- It has more than 21,000 followers on Twitter.
- Its Facebook page is “liked” by almost 2,700 people.
- Visitors to RackerTalent, the company’s 8-month old career site, spend almost three times as many minutes learning about its culture than the average for the entire site, including actually searching for a job.
“Not only can we say it’s good, but damn, this is really great.” That’s Michael Long. He’s head of global talent branding for the web hosting and cloud computing company in San Antonio.
You may recall Long from my post in March. He’s the guy who got the company’s logo tattooed on his arm. Also known as The Red Recruiter, Long shepherded Rackspace’s new career site, first as a consultant, then inside as branding leader. The site launched shortly before the tat got inked.
Long and I spoke at length after the tattoo post, mostly about the new talent site and the plans Rackspace had for it. He had a handful of employees blogging, a few contributing photos, and more enthusiasm for the site and his new job than I could have expressed in words.
Now, here it is, almost nine months later, and RackerTalent has 25 regular — and irregular — contributors blogging about everything from 100 days of Racker-T-shirt-wearing to a straight-from-the-heart declaration of the company’s core values. The Culture channel is so engaging it’s no wonder that visitors spent more than eight minutes reading through it.
“These are genuine people here,” says Long, who shared some of the new site’s analytics with me. “They are talking in personal terms about what it’s like to work here; what it means to be a Racker.”
“I think that a big part of it,” he says, explaining why visitors find the content so worth their time.
When Rackspace was planning its recruitment branding and social media strategy, it was less interested in big numbers than in attracting the kind of person who would fit the culture and blossom there. This is, after all, a company that has trademarked the term “Fanatical Support.”
Paul Norman, who was then director of recruiting, said the goal was to give potential candidates a feel for what it meant to be a Racker, and a taste of what working for the company is like. Not everyone is a fit. Nor does everyone feel comfortable with the Rackspace approach that encourages individuals to develop their talents, even when they lead in a different direction.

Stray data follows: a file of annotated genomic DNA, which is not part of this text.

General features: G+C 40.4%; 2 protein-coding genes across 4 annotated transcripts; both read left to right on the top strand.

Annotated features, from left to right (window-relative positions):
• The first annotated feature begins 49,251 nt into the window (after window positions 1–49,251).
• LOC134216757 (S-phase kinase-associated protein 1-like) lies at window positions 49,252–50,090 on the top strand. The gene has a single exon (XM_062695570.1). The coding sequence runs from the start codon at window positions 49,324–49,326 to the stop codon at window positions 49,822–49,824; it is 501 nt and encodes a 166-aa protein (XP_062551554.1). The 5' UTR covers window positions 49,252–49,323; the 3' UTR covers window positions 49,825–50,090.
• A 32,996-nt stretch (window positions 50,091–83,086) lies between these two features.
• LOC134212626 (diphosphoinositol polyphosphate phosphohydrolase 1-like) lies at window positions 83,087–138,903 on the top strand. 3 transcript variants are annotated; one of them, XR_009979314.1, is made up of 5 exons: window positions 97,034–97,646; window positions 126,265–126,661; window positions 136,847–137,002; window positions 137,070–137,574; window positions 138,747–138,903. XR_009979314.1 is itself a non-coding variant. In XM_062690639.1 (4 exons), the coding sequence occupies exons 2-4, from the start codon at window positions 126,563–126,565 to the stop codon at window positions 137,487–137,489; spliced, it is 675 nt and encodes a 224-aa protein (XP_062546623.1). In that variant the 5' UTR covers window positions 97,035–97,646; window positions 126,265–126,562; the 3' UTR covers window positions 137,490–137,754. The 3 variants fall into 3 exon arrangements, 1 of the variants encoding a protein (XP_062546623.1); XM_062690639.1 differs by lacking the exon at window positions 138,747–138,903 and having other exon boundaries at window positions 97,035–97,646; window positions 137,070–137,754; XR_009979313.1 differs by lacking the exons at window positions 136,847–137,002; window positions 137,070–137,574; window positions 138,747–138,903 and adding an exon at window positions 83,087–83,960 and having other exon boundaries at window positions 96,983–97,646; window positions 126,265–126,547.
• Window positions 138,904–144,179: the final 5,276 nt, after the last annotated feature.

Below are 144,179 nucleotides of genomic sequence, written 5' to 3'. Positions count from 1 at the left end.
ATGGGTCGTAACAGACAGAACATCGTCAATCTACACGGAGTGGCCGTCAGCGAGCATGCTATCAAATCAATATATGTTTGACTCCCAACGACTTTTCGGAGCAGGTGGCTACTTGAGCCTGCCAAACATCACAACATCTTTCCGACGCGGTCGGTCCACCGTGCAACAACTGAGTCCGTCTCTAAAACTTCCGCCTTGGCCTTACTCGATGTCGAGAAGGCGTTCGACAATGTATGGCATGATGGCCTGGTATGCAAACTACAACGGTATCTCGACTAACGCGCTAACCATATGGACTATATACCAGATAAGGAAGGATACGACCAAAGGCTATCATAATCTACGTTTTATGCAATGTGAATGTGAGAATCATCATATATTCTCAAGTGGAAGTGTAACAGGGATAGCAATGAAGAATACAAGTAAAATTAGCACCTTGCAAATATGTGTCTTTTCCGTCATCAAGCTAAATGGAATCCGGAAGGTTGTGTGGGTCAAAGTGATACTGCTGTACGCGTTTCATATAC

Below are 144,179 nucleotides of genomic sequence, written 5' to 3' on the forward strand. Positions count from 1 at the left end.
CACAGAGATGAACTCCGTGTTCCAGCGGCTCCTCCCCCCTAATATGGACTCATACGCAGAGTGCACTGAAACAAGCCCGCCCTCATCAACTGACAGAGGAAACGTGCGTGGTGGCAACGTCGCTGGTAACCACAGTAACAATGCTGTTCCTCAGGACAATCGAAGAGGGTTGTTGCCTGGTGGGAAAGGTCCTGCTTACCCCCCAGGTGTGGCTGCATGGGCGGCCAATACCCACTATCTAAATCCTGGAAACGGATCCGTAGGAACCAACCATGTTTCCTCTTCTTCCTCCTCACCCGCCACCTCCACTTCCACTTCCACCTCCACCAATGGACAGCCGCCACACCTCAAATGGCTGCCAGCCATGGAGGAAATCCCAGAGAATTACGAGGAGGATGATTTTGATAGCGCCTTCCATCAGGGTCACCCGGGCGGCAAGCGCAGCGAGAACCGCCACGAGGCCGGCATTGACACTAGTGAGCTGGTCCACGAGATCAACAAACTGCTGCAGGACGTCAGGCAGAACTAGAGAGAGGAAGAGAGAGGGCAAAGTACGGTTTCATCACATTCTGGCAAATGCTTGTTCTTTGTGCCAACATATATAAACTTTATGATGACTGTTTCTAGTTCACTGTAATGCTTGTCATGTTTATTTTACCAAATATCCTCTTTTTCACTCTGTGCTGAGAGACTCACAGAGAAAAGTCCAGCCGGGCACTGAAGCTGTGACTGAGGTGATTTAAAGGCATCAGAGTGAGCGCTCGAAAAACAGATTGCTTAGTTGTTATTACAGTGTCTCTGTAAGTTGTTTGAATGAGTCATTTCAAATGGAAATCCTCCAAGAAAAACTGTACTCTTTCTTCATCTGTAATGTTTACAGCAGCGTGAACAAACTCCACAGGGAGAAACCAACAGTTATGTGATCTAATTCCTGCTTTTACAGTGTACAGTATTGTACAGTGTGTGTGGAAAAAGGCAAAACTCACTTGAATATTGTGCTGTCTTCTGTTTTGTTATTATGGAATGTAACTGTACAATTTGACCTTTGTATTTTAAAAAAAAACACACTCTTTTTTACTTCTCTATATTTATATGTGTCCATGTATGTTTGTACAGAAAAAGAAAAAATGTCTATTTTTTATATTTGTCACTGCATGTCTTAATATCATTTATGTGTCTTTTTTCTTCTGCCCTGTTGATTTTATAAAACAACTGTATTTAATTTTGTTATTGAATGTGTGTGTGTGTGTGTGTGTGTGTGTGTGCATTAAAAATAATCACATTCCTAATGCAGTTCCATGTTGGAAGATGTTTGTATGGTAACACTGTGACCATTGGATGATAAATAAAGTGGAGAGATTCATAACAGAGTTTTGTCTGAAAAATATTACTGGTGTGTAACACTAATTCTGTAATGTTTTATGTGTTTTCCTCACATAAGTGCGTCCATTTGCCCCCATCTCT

From the metrics Long has been gathering, RackerTalent is meeting that goal. Besides just the amount of time visitors are spending in the culture channel, those who go there, stay there. The “bounce rate” in October was an astonishing 9.2 percent. For the entire site it was 20.8 percent.
Now the bounce rate is the percentage of visitors who leave a site after visiting just one page. So it’s a good way to measure how engaging that page is. Google’s analytics evangelist, and author of two books on analytics, Avinash Kaushik had this to say about bounce rates: “My own personal observation is that it is really hard to get a bounce rate under 20%.”
At 9.2 percent, it means that 90 percent of the visitors to a RackerTalent culture page go on to read another.
“This is a project that just won’t stop,” says Long. “These are great numbers. They show that people are looking at the kind of people who are Rackers.”
From reading through the reports (RackerTalent uses Google Analytics), Long says it’s clear what job seekers and potential candidates care about and what they find useful. That’s a good yardstick to measure the site’s progress. Don’t just look at the visitor counts, he cautions. By that measure, the culture channel ranks only third, behind the job listings.
That’s probably to be expected; after all, the economy is dismal and people are looking for work. Still, Long says he’s thinking how to improve the engagement there to attract more of those visitors to the culture area.
Some of the content on RackerTalent is turning up on Facebook, some of it posted by Rackspace employees, who also tweet about the blog postings and, of course, jobs.
“It’s an inside-out approach,” Long jokes, with employees pushing out content to the world. “The only way to have them help you is to give them awesome content to spread … When I think about social, it’s about rich content.”
Now with the career site established and some of the heaviest lifting completed, Long is looking at other metrics, to see what’s to be learned there. One he shared is the number of applies. From social media sources, Rackspace gets about 35 candidates for every job. From the job aggregators, the number rises to 100.
“It costs a lot to review all those applicants. If we could get fewer, but higher quality applicants,” he says, not finishing the sentence. “I think social media offers that.”